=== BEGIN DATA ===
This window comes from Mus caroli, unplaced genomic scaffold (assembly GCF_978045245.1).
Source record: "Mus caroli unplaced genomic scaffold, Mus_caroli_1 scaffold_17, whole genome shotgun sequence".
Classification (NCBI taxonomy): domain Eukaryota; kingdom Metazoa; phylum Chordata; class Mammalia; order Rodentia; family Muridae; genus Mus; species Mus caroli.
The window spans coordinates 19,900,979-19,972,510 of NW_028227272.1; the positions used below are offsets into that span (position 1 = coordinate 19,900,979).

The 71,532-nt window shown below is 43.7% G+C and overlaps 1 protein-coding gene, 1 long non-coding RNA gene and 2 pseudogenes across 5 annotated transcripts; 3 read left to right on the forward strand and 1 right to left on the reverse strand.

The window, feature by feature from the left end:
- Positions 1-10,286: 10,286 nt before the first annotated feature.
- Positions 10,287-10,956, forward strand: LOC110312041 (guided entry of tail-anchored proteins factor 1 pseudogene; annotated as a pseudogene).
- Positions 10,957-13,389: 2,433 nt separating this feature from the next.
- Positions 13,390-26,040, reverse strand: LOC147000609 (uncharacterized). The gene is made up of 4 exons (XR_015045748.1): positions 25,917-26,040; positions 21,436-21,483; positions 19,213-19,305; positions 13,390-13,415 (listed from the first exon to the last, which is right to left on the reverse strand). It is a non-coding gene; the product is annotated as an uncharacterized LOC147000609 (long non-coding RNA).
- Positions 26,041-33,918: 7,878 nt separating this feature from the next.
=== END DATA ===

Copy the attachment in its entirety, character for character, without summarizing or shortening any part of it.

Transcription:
This window comes from Mus caroli, unplaced genomic scaffold (assembly GCF_978045245.1).
Source record: "Mus caroli unplaced genomic scaffold, Mus_caroli_1 scaffold_17, whole genome shotgun sequence".
Classification (NCBI taxonomy): domain Eukaryota; kingdom Metazoa; phylum Chordata; class Mammalia; order Rodentia; family Muridae; genus Mus; species Mus caroli.
The window spans coordinates 19,900,979-19,972,510 of NW_028227272.1; the positions used below are offsets into that span (position 1 = coordinate 19,900,979).

The 71,532-nt window shown below is 43.7% G+C and overlaps 1 protein-coding gene, 1 long non-coding RNA gene and 2 pseudogenes across 5 annotated transcripts; 3 read left to right on the forward strand and 1 right to left on the reverse strand.

The window, feature by feature from the left end:
- Positions 1-10,286: 10,286 nt before the first annotated feature.
- Positions 10,287-10,956, forward strand: LOC110312041 (guided entry of tail-anchored proteins factor 1 pseudogene; annotated as a pseudogene).
- Positions 10,957-13,389: 2,433 nt separating this feature from the next.
- Positions 13,390-26,040, reverse strand: LOC147000609 (uncharacterized). The gene is made up of 4 exons (XR_015045748.1): positions 25,917-26,040; positions 21,436-21,483; positions 19,213-19,305; positions 13,390-13,415 (listed from the first exon to the last, which is right to left on the reverse strand). It is a non-coding gene; the product is annotated as an uncharacterized LOC147000609 (long non-coding RNA).
- Positions 26,041-33,918: 7,878 nt separating this feature from the next.